While in Indiana on Monday, Obama said the nation is facing “an economic crisis as deep and as dire as any since the Great Depression.”
While I disagree with U.S. Sen. Jim DeMint’s, R-S.C., speculation that we’ll “have riots” is the automakers bailout is passed, he has some wise things to say about the eventual economic impact.
“There is no question this will result in inflation,” DeMint said. “The amount of money we’ve borrowed, the amount of money we’ve printed has put us in a more dangerous situation than we’ve ever been in as a country. We may not see the inflation as long as the economy is slow. But, I’ve talked to some economic experts and once the economy starts picking up with so much money in the money supply and so much debt, we’re likely to see very high interest rates and very high inflation rates.”
On the other hand, higher interest rates wouldn’t be a bad thing for people who actually save some money instead of spending it all.
I have little doubt, though, that the automakers bailout will pass, and that the nationalization of the U.S. economy will continue under an Obama administration.
Who would’ve thought, he said, that the financial and economic disaster we’re enduring could have been brought on just by trying to offer low-income people the opportunity to have an affordable mortgage so they could participate in the American dream of owning a home?
My question is: Why didn’t more people see it coming? Easy credit is not the only cause of the current problems, but the government’s requirement of banks to make risky loans to people who, in any other situation, wouldn’t qualify because of bad credit or low income is one of the factors that has led to where we’re at today.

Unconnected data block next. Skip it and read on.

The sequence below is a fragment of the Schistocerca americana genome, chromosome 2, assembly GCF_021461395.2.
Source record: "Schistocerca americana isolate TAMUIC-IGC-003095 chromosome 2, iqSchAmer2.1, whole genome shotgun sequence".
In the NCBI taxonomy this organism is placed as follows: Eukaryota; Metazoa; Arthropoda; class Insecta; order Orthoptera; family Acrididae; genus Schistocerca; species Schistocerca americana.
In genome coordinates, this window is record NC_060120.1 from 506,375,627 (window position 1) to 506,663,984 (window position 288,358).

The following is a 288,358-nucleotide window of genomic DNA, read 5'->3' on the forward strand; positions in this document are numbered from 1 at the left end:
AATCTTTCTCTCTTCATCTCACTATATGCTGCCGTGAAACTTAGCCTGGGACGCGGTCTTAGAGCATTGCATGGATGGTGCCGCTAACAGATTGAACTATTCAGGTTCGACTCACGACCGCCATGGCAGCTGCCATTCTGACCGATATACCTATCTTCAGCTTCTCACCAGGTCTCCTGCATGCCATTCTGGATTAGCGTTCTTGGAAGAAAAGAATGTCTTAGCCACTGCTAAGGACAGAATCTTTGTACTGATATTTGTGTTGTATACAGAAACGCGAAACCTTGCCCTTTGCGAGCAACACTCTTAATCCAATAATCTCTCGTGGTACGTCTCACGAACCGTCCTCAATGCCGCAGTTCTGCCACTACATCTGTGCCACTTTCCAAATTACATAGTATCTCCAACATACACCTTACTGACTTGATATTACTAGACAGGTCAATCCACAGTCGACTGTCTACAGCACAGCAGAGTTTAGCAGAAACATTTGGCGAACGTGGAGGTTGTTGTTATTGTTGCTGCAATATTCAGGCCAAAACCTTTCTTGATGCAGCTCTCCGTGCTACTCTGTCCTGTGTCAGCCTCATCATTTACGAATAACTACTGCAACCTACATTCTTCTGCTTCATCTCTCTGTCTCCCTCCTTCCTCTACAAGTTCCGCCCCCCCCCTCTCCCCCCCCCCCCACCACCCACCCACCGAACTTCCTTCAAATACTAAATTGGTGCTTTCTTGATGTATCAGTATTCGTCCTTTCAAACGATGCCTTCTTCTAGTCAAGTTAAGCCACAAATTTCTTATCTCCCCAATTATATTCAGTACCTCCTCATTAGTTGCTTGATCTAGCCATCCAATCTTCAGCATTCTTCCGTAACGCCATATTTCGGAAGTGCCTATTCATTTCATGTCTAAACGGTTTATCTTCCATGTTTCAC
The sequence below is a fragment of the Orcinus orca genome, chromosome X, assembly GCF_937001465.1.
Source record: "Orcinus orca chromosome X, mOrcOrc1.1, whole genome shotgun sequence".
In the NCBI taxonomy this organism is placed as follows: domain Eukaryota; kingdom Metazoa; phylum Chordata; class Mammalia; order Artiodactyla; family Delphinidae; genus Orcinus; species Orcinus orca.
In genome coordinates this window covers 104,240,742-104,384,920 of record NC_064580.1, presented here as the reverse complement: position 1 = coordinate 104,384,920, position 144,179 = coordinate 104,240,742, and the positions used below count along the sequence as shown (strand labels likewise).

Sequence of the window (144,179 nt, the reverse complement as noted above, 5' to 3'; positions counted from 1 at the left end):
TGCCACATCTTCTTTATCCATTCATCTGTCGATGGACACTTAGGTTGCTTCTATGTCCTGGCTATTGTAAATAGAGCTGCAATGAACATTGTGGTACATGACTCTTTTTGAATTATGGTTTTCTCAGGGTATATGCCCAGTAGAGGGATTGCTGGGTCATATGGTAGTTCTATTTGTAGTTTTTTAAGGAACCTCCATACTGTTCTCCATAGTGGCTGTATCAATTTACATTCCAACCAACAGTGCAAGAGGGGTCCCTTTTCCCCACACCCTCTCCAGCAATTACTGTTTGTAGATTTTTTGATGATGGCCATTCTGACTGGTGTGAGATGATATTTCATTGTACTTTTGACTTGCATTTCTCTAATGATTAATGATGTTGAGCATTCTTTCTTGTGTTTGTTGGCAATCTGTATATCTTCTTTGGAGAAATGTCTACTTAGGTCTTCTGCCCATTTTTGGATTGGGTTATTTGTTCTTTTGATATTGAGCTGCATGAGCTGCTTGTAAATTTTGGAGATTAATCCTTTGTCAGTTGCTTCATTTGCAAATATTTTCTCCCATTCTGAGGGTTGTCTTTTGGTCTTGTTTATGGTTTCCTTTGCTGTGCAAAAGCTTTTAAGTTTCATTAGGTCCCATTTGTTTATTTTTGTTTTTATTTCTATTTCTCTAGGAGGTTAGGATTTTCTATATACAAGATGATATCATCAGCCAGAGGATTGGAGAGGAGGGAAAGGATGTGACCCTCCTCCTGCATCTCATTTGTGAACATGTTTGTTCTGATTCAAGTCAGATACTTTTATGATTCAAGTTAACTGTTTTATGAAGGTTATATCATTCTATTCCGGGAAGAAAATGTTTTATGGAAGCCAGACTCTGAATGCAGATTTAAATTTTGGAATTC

The availability of subprime mortgages, which also put the “American dream” into reach of many whose income and credit history wouldn’t otherwise have been able to get loans.
Here’s what economist and columnist Thomas Sowell wrote back in August:
The Community Reinvestment Act lets politicians pressure lenders to lend to people they might not lend to otherwise — and the same politicians are quick to cry “exploitation” when the interest charged to high-risk borrowers reflects that risk. The huge losses of sub-prime lenders, some of whom have gone bankrupt, demonstrate again the consequences of letting politicians try to micro-manage the economy. Yet with all the finger-pointing in the media and in government, seldom is a finger pointed at the politicians at local, state and national levels who have played a key role in setting up the conditions that led to financial disasters for individual home buyers and for those who lent to them.
The U.S. government has had to get involved in “rescuing” the market (instead of, apparently, letting it work itself out over time, because we’re too impatient for that) because of unnecessary government intervention in the loan process. This is a prime example of why the government needs to leave as small a footprint as possible in business and society. This is plainly the result of social engineering: government meddling in the markets to guarantee a social outcome.
Nothing good ever comes of social engineering, Rep. Jackson. Government should protect rights, for sure, but guaranteeing home loans at the expense of taxpayers? That’s forced equity, and won’t stand in a free market.
As should be obvious by now.
Oil prices sunk below $90 a barrel Monday for the first time in eight months, a key price support level, on expectations that a widening financial maelstrom will drastically reduce global demand for energy.